Promoting peace - GulfToday

Promoting peace

Michael Jansen

The author, a well-respected observer of Middle East affairs, has three books on the Arab-Israeli conflict.


His Highness Sheikh Abdullah bin Zayed Al Nahyan, UAE Minister of Foreign Affairs and International Cooperation, (left) meeting with Syria’s President Bashar al-Assad in the capital Damascus.

Last week’s visit to Damascus by His Highness Sheikh Abdullah bin Zayed Al Nahyan, UAE Minister of Foreign Affairs and International Cooperation, was another important step on the Arab road to resuming relations with Syria and promoting a political solution to that country’s 12-year-old conflict. This was Sheikh Abdullah’s second meeting with Syrian President Bashar al-Assad and followed the Syrian’s visit to Abu Dhabi last March, his first to an Arab capital since conflict erupted in Syria in 2011.

During his UAE stay he was received by UAE President His Highness Sheikh Mohamed bin Zayed Al Nahyan and His Highness Sheikh Mohammed bin Rashid Al Maktoum, Vice President, Prime Minister and Ruler of Dubai, who have championed regional interests and promoted regional unity and stability at a time of unprecedented global divisions over ties to China and the war in Ukraine.

Assad’s visit followed a March 2020 call with Sheikh Mohammed bin Zayed who offered Damascus humanitarian aid during the covid-19 pandemic. In October 2021, Syrian Economy and Trade Minister Mohammed Samer Al Khalil met with his Emirati counterpart Abdullah bin Touq al-Marri, at Dubai Expo 2020. The UAE and Algeria have also promoted an end to Syria’s suspension from the Arab League.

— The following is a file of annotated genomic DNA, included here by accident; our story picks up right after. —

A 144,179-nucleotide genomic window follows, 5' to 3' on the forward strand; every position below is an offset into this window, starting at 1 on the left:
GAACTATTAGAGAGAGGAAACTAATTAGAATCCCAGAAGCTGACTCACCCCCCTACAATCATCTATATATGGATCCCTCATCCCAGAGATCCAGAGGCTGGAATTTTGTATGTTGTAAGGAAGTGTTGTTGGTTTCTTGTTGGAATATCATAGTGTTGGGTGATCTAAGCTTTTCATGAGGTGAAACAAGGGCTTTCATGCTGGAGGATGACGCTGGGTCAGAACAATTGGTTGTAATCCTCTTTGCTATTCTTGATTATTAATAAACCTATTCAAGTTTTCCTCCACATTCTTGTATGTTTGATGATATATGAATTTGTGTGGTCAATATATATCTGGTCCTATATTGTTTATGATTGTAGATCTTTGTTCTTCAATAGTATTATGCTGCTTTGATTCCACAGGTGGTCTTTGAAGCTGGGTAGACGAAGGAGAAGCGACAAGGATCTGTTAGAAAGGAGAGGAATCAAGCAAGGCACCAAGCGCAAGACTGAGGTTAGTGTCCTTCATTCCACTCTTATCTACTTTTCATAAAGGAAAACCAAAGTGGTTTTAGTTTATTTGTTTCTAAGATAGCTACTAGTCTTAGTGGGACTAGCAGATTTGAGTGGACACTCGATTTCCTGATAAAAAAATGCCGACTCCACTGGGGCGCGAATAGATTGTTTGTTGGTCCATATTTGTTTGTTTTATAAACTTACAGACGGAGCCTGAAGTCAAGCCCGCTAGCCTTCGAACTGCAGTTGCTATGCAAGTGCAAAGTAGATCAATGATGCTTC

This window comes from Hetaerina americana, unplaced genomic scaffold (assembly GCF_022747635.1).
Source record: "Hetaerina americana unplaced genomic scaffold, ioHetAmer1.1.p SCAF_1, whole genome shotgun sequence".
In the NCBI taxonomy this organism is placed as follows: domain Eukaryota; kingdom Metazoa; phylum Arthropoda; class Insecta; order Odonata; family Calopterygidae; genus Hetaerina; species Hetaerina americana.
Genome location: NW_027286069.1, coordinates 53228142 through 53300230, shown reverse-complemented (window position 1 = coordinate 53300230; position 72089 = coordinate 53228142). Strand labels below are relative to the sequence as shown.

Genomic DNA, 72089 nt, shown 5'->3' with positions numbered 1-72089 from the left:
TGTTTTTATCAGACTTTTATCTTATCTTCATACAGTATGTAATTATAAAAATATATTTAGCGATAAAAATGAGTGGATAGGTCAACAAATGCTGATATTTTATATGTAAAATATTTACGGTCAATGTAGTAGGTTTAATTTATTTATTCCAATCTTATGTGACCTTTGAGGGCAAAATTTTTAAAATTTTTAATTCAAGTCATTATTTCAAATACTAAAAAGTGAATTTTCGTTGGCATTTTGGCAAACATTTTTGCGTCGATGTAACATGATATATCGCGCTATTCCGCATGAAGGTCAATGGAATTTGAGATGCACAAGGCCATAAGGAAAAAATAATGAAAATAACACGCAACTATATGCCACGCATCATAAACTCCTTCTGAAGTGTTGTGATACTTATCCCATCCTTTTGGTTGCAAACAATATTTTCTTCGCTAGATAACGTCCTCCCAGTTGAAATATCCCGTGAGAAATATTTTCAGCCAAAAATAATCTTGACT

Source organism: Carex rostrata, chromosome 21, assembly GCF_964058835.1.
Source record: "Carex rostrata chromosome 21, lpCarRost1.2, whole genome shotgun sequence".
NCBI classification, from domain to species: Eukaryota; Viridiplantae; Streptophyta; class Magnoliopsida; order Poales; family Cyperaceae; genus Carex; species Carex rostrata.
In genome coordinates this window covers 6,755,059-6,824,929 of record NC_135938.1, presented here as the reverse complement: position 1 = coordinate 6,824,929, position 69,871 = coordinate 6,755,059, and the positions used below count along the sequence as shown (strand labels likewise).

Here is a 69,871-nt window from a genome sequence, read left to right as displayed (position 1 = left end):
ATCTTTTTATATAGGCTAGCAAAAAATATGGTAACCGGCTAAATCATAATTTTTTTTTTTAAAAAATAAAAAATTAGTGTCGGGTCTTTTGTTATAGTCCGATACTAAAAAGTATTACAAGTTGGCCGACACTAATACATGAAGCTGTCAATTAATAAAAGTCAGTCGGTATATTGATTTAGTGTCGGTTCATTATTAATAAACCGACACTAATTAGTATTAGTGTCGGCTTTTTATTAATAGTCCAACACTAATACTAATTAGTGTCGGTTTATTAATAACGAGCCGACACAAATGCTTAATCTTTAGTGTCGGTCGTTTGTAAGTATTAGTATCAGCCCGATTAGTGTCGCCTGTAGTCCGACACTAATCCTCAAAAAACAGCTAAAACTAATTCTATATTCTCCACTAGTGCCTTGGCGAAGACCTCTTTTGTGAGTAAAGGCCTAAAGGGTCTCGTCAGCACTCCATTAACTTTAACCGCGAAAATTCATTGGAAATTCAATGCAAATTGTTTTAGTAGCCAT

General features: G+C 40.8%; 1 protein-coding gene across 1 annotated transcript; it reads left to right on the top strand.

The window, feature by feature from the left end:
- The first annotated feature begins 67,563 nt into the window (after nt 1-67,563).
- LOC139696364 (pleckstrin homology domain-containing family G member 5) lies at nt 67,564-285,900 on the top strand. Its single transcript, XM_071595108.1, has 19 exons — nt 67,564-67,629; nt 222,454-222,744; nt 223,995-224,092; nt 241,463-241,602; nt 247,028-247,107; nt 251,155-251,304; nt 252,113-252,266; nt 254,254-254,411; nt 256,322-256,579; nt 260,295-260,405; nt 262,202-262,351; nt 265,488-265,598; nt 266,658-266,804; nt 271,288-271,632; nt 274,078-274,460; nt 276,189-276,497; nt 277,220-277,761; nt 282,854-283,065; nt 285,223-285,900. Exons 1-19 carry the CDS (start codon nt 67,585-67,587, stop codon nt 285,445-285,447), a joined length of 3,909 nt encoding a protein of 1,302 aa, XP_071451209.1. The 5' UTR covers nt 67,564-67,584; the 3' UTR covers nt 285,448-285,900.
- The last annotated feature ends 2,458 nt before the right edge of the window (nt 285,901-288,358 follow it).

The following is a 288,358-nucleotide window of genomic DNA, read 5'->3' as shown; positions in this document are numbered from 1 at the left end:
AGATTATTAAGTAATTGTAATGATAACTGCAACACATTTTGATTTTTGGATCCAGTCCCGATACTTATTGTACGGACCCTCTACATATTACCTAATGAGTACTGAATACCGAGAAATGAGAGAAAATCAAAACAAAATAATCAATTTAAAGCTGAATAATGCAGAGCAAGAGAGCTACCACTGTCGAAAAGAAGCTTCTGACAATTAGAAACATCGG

The UAE, Jordan, and Bahrain — which cut relations with Syria due to the government’s crackdown on 2011 protests — restored diplomatic relations. Egypt reopened its consulate in Damascus in 2013 while Oman, which never closed its mission, has returned an ambassador. Saudi Arabia has, reportedly, dispatched intelligence officials to meet their counterparts in Damascus while Syria’s Tourism Minister Mohammed Rami Martini attended a conference in Riyadh in March. He was the highest level Syrian official to visit the Saudi capital since unrest erupted in Syria.

Among Arab countries, Sudan, Lebanon, Algeria and Iraq have retained diplomatic relations while the Czech Republic, India, China, Iran, Russia, South Africa, and many other countries have done likewise. Hungary, Greece, and Cyprus have dispatched representatives to Damascus. The ambassador of the Czech Republic has represented US interests in Damascus since the US embassy closed.

The Trump and Biden administrations have issued repeated calls to Arab governments not to normalise relations with the Syrian government. Last week US State Department spokesman Ned Price said that the current administration does not support “upgrading their relations” or rehabilitating Assad.

Congress has exerted pressure on the administration to threaten sanctions under the Trump era Caesar Act which authorises penalties against governments, firms and individuals who do business with the Syrian government in construction, aviation, and energy. So far, the Biden administration has not invoked the Caesar Act but could come under pressure from pro-Israel Republican legislators to oblige.